A framework for assessing the impact of chemical exposures on neurodevelopment in ECHO: Opportunities and challenges

UMMS Affiliation

Eunice Kennedy Shriver Center; Department of Psychiatry, Division of Child and Adolescent Psychiatry

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Document Type



Chemical Actions and Uses | Environmental Public Health | Maternal and Child Health | Mental and Social Health | Neuroscience and Neurobiology | Pediatrics | Psychiatry | Psychiatry and Psychology


The Environmental influences on Child Health Outcomes (ECHO) Program is a research initiative funded by the National Institutes of Health that capitalizes on existing cohort studies to investigate the impact of early life environmental factors on child health and development from infancy through adolescence. In the initial stage of the program, extant data from 70 existing cohort studies are being uploaded to a database that will be publicly available to researchers. This new database will represent an unprecedented opportunity for researchers to combine data across existing cohorts to address associations between prenatal chemical exposures and child neurodevelopment. Data elements collected by ECHO cohorts were determined via a series of surveys administered by the ECHO Data Analysis Center. The most common chemical classes quantified in multiple cohorts include organophosphate pesticides, polychlorinated biphenyls, polybrominated diphenyl ethers, environmental phenols (including bisphenol A), phthalates, and metals. For each of these chemicals, at least four ECHO cohorts also collected behavioral data during infancy/early childhood using the Child Behavior Checklist. For these chemicals and this neurodevelopmental assessment (as an example), existing data from multiple ECHO cohorts could be pooled to address research questions requiring larger sample sizes than previously available. In addition to summarizing the data that will be available, the article also describes some of the challenges inherent in combining existing data across cohorts, as well as the gaps that could be filled by the additional data collection in the ECHO Program going forward.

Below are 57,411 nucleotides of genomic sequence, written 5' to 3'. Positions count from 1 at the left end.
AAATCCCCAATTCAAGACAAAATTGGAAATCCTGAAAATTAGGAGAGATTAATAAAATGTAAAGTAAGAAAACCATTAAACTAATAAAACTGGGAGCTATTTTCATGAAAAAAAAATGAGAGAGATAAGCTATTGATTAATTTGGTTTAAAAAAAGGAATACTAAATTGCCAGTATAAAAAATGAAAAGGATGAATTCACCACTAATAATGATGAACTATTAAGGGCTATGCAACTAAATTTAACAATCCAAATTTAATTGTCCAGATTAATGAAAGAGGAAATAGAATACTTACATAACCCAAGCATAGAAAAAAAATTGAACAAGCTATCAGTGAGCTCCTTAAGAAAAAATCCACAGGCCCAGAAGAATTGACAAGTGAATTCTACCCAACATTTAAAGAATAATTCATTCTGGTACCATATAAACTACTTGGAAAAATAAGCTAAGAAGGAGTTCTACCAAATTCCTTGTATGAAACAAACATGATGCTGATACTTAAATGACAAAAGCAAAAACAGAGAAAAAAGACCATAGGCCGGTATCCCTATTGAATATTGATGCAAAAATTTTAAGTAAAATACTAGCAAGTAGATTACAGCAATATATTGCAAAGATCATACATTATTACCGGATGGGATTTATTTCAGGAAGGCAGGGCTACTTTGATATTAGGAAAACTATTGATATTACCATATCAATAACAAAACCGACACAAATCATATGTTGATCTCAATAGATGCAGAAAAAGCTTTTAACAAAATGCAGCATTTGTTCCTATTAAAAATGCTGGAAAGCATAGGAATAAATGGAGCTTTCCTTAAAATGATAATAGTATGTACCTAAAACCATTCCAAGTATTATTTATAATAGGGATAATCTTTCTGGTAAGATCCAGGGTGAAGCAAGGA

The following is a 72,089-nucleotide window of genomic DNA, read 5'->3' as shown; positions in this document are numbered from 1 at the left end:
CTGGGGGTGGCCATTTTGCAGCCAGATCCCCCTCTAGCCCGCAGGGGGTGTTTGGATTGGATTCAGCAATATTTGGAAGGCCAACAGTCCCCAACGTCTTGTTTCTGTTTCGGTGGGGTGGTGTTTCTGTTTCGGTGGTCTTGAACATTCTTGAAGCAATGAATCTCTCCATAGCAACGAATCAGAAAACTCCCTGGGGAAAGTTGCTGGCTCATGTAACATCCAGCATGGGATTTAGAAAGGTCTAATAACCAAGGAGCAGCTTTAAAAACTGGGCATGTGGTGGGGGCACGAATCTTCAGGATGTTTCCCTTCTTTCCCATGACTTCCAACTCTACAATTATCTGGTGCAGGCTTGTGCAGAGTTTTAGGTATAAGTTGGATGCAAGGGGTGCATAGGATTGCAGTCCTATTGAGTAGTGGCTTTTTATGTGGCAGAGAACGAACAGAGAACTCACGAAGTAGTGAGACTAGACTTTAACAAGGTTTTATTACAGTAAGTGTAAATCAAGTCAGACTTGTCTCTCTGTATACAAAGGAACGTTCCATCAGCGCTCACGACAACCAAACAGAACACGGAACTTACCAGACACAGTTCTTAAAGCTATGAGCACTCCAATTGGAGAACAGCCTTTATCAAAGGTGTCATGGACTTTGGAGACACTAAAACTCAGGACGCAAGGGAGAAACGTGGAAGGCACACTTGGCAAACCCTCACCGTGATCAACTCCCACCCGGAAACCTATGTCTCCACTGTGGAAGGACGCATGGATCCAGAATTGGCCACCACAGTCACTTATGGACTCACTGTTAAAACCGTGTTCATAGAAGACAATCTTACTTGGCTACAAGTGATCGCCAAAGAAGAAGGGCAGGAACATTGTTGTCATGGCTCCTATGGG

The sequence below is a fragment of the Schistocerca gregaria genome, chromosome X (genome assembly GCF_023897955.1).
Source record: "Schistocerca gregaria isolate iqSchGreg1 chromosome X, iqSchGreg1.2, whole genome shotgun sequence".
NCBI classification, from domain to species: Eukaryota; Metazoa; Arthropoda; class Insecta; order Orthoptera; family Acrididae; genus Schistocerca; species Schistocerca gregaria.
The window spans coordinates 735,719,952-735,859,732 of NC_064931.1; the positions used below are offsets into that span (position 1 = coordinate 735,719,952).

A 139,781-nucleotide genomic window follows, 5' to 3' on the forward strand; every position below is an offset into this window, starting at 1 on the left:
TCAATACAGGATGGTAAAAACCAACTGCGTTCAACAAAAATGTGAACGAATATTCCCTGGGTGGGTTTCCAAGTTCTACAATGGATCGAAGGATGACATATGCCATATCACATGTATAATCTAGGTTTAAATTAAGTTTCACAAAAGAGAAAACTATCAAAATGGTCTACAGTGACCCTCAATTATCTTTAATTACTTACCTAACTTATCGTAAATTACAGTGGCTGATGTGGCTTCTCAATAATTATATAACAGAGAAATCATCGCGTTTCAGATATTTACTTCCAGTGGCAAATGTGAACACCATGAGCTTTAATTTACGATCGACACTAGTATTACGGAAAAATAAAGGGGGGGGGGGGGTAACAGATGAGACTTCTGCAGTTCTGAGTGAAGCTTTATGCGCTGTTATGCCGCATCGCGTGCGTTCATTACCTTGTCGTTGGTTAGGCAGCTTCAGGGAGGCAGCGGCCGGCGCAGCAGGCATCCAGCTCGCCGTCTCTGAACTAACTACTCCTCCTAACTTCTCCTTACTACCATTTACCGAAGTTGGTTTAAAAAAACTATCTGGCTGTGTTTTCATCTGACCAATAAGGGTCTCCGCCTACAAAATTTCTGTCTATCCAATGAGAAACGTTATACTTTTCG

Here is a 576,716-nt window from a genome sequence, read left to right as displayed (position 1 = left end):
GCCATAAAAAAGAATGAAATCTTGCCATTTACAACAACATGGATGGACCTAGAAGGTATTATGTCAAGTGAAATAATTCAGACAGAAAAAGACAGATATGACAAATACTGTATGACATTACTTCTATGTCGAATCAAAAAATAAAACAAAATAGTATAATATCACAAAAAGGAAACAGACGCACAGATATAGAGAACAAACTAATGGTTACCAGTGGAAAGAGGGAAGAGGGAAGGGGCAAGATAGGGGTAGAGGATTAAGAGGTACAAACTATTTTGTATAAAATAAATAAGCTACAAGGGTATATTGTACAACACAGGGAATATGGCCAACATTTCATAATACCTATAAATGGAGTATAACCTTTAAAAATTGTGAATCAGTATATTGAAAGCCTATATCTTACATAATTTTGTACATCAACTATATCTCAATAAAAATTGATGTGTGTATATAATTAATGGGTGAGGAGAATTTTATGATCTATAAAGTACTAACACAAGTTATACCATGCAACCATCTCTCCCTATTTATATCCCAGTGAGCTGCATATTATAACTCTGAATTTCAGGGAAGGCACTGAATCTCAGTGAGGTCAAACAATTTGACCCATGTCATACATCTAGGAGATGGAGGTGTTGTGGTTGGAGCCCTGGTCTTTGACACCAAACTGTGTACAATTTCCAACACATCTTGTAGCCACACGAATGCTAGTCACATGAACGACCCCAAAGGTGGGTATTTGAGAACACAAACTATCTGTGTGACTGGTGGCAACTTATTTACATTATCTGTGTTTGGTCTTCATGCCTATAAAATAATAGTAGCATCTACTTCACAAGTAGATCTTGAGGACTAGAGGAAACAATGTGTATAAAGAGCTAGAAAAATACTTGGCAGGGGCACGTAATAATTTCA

Childhood, ECHO, Infancy, Neurodevelopment, Prenatal chemical exposure

DOI of Published Version



Schantz SL, Eskenazi B, Buckley JP, Braun JM, Sprowles JN, Bennett DH, Cordero J, Frazier JA, Lewis J, Hertz-Picciotto I, Lyall K, Nozadi SS, Sagiv S, Stroustrup A, Volk HE, Watkins DJ; program collaborators for Environmental influences on Child Health Outcomes. A framework for assessing the impact of chemical exposures on neurodevelopment in ECHO: Opportunities and challenges. Environ Res. 2020 May 23;188:109709. doi: 10.1016/j.envres.2020.109709. Epub ahead of print. PMID: 32526495. Link to article on publisher's site

Journal/Book/Conference Title

Environmental research

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Link to Article in PubMed

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